How about a teen’s first date? Or a first breakup? Surely the Christian tradition can offer more than a pint of Ben and Jerry’s…

What about a young person’s coming out?

And the real kicker. According to Wikipedia, the average age for a young person to have sex for the first time is 17. That means they’re living under our roofs when it happens. How do we respond to this from a faith perspective?

Can I envision what a faith-filled ritual would look like between parent and young person after she loses her virginity? No, I really can’t. Does such a thing sound easy? Do we need to consider the young person’s privacy and autonomy? No and yes. But that’s all the more reason for the church to be a resource for parents. Don’t we want the kind of relationships with our children such that they could share news of that milestone with us? If so, then we should be ready, with the best our tradition can offer them. (See Tami Taylor’s conversations with Julie on Friday Night Lights—some great stuff to build on there. So simple and authentic.)

I’m not talking about a lecture on abstinence. Parents should communicate their own values, though lectures aren’t terribly effective in my experience. I’m also not talking about the contraception/condoms discussion, though such a conversation is essential; it’s borderline parental malpractice not to have it.

No, I’m talking about making it clear to our kids that their sexual lives are not divorced from their faith, but an essential part of it. I’m talking about repairing the body/spirit duality such that our lives are one integrated whole.

Does a resource containing such rituals exist? If so, I hope my readers will alert me. If not, maybe my friend will write a sequel.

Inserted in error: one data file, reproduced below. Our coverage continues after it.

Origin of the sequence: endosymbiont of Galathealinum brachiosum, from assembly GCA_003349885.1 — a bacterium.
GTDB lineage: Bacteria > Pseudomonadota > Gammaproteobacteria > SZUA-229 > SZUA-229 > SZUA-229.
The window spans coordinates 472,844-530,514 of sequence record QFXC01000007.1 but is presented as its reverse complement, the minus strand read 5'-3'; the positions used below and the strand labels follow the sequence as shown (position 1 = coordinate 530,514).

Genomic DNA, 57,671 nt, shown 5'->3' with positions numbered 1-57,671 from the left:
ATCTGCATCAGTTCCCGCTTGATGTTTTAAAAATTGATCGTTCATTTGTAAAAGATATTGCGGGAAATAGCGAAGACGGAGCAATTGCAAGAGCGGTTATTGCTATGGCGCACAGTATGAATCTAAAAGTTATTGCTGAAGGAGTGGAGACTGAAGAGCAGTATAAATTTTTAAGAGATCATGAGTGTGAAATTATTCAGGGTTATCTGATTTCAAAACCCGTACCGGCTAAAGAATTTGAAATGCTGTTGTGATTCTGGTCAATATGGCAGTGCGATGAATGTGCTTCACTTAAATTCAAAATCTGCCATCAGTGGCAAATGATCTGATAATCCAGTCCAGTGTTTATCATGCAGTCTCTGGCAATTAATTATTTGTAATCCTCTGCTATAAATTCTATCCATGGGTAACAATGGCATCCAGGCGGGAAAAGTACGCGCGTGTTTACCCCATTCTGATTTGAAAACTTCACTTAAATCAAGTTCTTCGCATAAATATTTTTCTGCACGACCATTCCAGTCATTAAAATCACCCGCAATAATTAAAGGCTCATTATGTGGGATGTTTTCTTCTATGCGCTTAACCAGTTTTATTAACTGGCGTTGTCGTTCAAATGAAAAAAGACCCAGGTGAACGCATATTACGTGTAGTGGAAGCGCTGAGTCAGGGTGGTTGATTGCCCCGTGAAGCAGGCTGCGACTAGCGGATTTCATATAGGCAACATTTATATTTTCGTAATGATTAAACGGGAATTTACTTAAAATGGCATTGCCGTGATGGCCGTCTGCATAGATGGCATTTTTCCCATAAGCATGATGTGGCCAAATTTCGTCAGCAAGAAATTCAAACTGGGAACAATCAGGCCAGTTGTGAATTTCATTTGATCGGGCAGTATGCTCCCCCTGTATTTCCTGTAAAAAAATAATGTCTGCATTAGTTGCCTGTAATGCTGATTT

Hey, I’d love for you to join my email list for further inspiration and content. And if you haven’t already checked out Sabbath in the Suburbs, the price has dropped on Amazon! And of course it’s available from Chalice Press, my publisher.

Image: The Dench and Steve Coogan in a still from the movie. If you’re interested in discerning fact from dramatic license in the film, here’s a place to start.

12 thoughts on “Philomena, The Church, and Our Problems with S-E-X

  1. Deborah

    I haven’t seen the movie yet but it’s on the list!

    I couldn’t agree more about the paltry puny language we use in the church. Those who seem to talk about it the most are decidedly on the bodies and sex are bad end of the continuum. Those of us who don’t believe that tend to keep our mouths shut more and/or live dual lives — no mention in church, while trying to navigate/fit in with the culture at large in a sex positive way (as Liz Lemon would say). You rightly point out that the culture at large doesn’t have its sh*t together on this either.

    I love your challenge to create appropriate rituals. When I went through Safe Space training at UVA several years ago and listened to a panel of students speak about their coming out experiences, almost every single one involved a negative church experience. It was astounding how connected or at lease in the sphere of the church most had been at some point and how almost universally that was no longer the case. By the way, this wasn’t training for religious leaders, so these stories were just naturally part of the way they talked about coming out.

    I don’t know what the rituals should be but I would like to suggest that inclusion of Ben & Jerry’s is a great start — it’s not “only” ice cream, it’s the ritual of eating and bemoaning with those who care about you and can help you see how the episode fits into the bigger picture of your life and relationship with God. Doesn’t get much more incarnational than a good bowl of Ben & Jerry’s and a broken heart and friends who are willing to share both.

    1. MaryAnn McKibben Dana Post author

      Way to extol the virtues of Ben and Jerry’s! I approve.

      I realize how fraught some of these suggestions are. Some parents’ coming-out ritual would be an experience of utter lament. That’s not obviously what I have in mind.

      Then you have purity balls/young women pledging themselves to their fathers until they get married, which is at least *trying* to ritualize/sacramentalize some of this coming of age stuff… but that’s about the only positive thing I see in that stuff.

      1. Deborah